The received wisdom that the â€œDNA of any two humans is 99.9% similar in content and identityâ€ appears not to be true. "One of the real surprises of these results was just how much of our DNA varies in copy number. We estimate this to be at least 12% of the genome.â€ "The copy number variation that researchers had seen before was simply the tip of the iceberg, while the bulk lay submerged, undetected. We now appreciate the immense contribution of this phenomenon to genetic differences between individuals."
This raises numerous questions about methodology and those embedded assumptions that are usually completely hidden to those outside the research community. A rethink appears to be needed in two areas:
1. The much heralded claim that human genome is only 3% different from the Chimpanzee. Do we now infer that some of the human population are much closer to Chimps than others? Of course not! Something else of significance is going on here.
2. The concept that the human genome can be documented, with all the variants treated as random mutations. The indication is rather that the genome is much more dynamic than this, and that most of the variations are not random mutations at all. A design perspective has great potential to stimulate new hypotheses.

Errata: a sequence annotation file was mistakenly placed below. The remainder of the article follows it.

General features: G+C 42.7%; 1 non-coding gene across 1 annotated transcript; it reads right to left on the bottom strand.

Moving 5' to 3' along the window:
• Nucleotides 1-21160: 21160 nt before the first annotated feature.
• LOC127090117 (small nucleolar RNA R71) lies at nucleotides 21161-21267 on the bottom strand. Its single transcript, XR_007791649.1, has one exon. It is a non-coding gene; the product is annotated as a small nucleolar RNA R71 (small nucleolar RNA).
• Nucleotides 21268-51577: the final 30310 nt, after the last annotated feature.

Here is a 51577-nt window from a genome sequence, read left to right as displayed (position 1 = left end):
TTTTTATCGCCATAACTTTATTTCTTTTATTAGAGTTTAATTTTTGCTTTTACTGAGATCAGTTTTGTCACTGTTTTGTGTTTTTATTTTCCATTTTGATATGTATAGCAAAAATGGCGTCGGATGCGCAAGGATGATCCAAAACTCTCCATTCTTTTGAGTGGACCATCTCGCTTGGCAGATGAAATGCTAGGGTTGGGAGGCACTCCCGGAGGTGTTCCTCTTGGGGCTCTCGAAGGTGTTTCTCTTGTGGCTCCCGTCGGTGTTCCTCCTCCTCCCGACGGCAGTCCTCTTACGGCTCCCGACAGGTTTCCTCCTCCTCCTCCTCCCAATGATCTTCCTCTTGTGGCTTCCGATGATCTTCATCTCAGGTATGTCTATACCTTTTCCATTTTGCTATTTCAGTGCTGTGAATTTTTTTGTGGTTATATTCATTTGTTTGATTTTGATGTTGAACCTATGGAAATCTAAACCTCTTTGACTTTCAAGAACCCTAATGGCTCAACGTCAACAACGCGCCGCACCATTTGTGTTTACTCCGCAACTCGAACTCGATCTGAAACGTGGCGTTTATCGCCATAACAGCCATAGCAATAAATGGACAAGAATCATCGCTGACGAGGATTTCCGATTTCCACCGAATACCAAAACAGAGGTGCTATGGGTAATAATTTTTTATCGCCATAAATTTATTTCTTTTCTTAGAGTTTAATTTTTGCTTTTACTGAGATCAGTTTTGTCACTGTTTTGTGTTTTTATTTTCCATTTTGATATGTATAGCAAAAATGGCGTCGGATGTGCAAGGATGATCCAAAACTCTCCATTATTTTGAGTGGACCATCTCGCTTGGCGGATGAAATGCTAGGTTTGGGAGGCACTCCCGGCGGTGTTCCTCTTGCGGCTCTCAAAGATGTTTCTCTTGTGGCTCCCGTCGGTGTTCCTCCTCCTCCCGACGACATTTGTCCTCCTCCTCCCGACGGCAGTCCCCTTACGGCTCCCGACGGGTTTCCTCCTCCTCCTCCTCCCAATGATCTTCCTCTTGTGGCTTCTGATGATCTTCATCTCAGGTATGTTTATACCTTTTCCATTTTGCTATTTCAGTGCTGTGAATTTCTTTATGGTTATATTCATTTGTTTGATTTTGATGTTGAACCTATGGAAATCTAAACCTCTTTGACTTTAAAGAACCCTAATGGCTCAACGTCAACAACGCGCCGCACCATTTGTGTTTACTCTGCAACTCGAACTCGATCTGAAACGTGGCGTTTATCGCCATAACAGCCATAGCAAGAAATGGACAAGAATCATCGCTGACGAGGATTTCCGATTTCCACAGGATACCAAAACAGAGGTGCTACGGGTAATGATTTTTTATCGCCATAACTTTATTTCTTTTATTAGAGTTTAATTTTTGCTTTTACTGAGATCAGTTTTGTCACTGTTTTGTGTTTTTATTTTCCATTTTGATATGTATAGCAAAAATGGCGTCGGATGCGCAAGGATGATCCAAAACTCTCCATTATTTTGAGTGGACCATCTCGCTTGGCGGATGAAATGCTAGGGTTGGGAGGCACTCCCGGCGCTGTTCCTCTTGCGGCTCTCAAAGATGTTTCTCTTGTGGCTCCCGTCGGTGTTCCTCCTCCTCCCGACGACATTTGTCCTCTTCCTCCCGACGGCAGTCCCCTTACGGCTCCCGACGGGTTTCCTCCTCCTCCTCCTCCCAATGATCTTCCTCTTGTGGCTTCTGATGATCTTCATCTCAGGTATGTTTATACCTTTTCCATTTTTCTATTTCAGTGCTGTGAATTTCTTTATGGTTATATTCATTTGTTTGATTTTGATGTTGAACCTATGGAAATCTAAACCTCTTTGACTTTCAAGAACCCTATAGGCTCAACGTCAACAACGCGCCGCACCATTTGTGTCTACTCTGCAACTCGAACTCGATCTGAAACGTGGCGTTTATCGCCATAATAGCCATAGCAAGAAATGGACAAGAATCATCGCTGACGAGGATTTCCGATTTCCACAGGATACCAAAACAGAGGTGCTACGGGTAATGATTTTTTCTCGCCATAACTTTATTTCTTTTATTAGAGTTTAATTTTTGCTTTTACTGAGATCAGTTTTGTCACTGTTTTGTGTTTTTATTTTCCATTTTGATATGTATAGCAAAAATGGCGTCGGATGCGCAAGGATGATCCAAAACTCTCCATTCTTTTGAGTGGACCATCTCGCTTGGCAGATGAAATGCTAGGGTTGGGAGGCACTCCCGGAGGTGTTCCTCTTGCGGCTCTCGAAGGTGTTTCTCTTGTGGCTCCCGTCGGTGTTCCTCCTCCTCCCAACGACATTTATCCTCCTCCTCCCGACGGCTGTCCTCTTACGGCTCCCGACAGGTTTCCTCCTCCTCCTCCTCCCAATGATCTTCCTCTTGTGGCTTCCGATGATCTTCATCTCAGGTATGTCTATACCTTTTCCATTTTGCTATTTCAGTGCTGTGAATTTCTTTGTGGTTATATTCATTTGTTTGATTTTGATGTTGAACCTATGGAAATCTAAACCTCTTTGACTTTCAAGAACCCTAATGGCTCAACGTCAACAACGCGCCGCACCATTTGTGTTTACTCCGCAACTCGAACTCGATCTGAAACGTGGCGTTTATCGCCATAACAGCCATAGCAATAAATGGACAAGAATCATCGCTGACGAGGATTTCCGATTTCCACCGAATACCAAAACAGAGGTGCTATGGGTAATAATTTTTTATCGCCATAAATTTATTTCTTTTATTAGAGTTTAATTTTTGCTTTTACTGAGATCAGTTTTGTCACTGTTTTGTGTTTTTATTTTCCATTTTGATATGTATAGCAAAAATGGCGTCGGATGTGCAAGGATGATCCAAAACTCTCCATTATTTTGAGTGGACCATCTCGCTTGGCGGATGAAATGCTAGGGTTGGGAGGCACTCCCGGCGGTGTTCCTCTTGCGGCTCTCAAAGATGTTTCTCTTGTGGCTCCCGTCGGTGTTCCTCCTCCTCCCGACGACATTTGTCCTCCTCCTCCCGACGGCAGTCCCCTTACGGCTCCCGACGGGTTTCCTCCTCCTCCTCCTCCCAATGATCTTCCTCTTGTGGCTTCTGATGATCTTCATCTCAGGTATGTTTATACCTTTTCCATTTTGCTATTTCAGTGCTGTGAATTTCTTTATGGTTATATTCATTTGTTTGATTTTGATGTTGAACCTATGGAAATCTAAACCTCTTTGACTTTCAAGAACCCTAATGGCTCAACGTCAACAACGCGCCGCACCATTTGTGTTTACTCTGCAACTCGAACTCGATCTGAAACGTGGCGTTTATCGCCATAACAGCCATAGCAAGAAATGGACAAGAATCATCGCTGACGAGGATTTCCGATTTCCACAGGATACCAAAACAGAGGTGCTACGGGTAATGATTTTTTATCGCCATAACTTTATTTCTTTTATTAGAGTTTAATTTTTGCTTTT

Global variation in copy number in the human genome
Richard Redon, et al.
Nature 444, 444-454 (23 November 2006) | doi:10.1038/nature05329
Abstract: Copy number variation (CNV) of DNA sequences is functionally significant but has yet to be fully ascertained. We have constructed a first-generation CNV map of the human genome through the study of 270 individuals from four populations with ancestry in Europe, Africa or Asia (the HapMap collection). DNA from these individuals was screened for CNV using two complementary technologies: single-nucleotide polymorphism (SNP) genotyping arrays, and clone-based comparative genomic hybridization. A total of 1,447 copy number variable regions (CNVRs), which can encompass overlapping or adjacent gains or losses, covering 360 megabases (12% of the genome) were identified in these populations. These CNVRs contained hundreds of genes, disease loci, functional elements and segmental duplications. Notably, the CNVRs encompassed more nucleotide content per genome than SNPs, underscoring the importance of CNV in genetic diversity and evolution. The data obtained delineate linkage disequilibrium patterns for many CNVs, and reveal marked variation in copy number among populations. We also demonstrate the utility of this resource for genetic disease studies.
See also: Shianna, K.V. and Willard, H.F., Human genomics: In search of normality, Nature 444, 428 (23 November 2006) | doi:10.1038/444428a
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